Interactive Investor

Data highlights how money worries wreak havoc on mental health

22nd February 2023 10:19

by Myron Jobson from interactive investor

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interactive investor comments on the ONS debt and well-being survey.

Mental health 600

Commenting, Myron Jobson, Senior Personal Finance Analyst, interactive investor, says: “Our finances are intrinsically tied to our sense of well-being, and while money doesn’t buy you happiness, money worries can have a significant impact on mental health.

“It is telling that of the more than one in 10 adults who said they found paying energy bills ‘very difficult’ between September last year and January, more than half experienced high levels of anxiety. It is a similar story when it comes to other household bills such as rent and mortgage, official figures show. Borrowing can trigger or worsen conditions such as anxiety, depression and stress.

“These figures clearly illustrate the devastating impact money worries can have on mental health. Living under the cloud of money woes can leave anyone feeling the strain, and can make it harder to think about your finances and find solutions to money problems you may find yourself in.

“While inflation is cooling, we are not out of the woods yet. As such, keeping on top of your financial well-being remains important. This might translate to doing an emergency budget, cutting down on non-essential spending and squirrelling away more money into a rainy-day fund if you can afford to do so. Be realistic and make sure your spending plan is achievable.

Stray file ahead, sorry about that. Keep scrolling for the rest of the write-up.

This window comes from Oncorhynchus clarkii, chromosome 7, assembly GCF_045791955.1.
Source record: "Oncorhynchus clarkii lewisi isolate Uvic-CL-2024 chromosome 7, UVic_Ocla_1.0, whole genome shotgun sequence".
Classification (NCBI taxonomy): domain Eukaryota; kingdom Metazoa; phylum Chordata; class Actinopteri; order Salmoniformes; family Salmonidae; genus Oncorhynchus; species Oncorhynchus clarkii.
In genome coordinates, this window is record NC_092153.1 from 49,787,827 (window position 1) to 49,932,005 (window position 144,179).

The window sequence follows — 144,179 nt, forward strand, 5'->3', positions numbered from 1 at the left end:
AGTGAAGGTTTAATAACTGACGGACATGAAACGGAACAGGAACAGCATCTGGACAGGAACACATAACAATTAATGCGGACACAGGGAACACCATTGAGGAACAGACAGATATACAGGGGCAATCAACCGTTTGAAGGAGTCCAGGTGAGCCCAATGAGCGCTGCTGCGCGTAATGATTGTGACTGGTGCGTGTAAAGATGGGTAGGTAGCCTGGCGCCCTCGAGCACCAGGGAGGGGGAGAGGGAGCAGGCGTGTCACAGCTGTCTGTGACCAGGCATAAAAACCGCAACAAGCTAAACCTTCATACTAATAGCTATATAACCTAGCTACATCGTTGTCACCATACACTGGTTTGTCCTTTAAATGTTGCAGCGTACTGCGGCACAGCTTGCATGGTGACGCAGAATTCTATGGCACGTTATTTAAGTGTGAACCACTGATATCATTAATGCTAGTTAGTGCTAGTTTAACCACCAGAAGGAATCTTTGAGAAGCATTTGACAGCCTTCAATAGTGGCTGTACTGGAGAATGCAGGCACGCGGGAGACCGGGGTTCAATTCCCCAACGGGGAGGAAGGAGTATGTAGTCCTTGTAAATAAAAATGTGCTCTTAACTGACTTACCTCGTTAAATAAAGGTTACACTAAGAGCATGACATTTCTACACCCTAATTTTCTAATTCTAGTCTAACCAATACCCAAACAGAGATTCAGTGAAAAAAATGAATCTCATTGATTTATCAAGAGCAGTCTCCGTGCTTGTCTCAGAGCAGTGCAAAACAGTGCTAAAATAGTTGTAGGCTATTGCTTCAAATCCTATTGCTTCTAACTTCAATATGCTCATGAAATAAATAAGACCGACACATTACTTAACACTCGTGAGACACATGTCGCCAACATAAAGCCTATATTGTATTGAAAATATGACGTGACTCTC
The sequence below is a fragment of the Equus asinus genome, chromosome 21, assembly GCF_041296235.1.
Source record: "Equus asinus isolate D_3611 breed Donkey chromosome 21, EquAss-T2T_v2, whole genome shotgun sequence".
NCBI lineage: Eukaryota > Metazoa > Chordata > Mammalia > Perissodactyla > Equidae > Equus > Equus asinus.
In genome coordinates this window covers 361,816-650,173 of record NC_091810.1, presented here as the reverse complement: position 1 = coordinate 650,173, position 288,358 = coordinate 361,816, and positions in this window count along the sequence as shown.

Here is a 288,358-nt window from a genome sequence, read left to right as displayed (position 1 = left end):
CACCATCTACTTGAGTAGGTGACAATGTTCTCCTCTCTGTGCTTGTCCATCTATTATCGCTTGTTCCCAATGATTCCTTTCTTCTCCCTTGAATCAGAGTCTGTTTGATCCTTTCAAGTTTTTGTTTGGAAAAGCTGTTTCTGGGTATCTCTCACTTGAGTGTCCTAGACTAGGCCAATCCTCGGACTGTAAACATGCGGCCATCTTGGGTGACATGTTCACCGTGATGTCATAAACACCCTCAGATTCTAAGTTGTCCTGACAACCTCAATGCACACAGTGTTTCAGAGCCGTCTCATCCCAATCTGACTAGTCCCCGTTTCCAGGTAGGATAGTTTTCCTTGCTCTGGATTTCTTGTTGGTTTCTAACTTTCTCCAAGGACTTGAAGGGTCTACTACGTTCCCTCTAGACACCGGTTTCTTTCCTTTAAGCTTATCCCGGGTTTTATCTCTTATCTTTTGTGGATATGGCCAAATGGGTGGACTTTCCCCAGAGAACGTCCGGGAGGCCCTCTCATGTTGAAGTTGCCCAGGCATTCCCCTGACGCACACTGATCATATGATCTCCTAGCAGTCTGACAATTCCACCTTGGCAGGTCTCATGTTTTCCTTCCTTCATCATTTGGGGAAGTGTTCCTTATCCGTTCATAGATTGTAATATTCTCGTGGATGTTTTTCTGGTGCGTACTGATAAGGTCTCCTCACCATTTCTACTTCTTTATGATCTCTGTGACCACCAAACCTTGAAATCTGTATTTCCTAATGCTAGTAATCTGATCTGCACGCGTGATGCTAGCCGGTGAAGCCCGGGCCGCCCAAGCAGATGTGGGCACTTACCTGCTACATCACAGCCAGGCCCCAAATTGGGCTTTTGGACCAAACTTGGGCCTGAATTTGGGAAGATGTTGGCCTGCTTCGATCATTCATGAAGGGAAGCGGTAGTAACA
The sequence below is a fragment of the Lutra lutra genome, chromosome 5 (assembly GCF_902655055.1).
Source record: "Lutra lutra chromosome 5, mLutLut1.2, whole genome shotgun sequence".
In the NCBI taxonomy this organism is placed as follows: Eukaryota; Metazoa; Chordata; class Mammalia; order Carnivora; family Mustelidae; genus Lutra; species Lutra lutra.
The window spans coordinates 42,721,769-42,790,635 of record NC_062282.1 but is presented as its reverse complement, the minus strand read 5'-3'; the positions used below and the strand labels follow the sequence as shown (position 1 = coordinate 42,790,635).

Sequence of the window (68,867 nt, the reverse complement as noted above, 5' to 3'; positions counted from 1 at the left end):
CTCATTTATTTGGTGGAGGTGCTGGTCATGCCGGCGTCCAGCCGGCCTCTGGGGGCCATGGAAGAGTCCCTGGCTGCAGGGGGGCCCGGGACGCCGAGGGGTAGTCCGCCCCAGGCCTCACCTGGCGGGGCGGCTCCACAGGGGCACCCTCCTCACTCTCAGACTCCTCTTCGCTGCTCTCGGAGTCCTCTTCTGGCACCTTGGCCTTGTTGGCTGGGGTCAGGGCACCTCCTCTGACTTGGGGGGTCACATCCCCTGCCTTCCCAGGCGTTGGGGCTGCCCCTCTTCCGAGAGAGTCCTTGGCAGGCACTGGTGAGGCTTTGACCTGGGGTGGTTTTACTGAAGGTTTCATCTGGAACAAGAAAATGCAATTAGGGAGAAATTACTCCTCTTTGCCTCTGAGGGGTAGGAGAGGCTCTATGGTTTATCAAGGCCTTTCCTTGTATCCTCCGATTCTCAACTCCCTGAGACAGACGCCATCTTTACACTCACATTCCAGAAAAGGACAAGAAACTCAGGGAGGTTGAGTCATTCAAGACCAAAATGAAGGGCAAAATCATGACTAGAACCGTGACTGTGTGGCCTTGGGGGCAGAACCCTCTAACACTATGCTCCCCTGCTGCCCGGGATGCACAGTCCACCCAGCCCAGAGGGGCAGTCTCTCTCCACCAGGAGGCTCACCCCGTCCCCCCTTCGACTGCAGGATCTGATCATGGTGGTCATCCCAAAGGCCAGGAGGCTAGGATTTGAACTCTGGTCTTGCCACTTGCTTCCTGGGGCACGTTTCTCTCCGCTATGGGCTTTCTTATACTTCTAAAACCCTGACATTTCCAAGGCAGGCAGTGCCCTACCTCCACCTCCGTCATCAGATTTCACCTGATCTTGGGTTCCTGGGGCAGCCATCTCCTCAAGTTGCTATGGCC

“Those struggling to keep on top of their finances needn’t suffer in silence – there is support out there. Energy companies have schemes to help people who are struggling to afford their bills. The key is to act swiftly and contact creditors for more support. It is worth consulting a debt advice charity such as StepChange or Turn2Us and they will go through all your options.”

Key points:

  • The ONS survey found that more than one in 10 (12%) adults responsible for paying energy bills reported finding it “very difficult' to afford their energy bills. Of those who found paying energy bills “very difficult”, 51% reported high levels of anxiety. This compares with 22% of those who found affording these bills “very easy”.  
  • Affording rent or mortgage payments was “very difficult” for 7% of adults who pay them. Of this group, half (51%) reported high levels of anxiety, compared with 29% of those who found it “very easy” to afford rent or mortgage payments. 
  • Most recently, 6% of adults reported being behind on their gas or electricity bill payments. Half this group (49%) reported high levels of anxiety, compared with only 33% of those who were not in arrears. Overall levels of life satisfaction were lower among those behind on their bills, too, with 28% reporting low life satisfaction, compared with only 9% of those who were not in arrears.
  • Adults who reported borrowing more money or using more credit than usual, were twice as likely to report low levels of happiness as those who had not done so (22% compared with 11%). They were also more likely to report high levels of anxiety compared with those who were not borrowing more: 35% compared with 31%.

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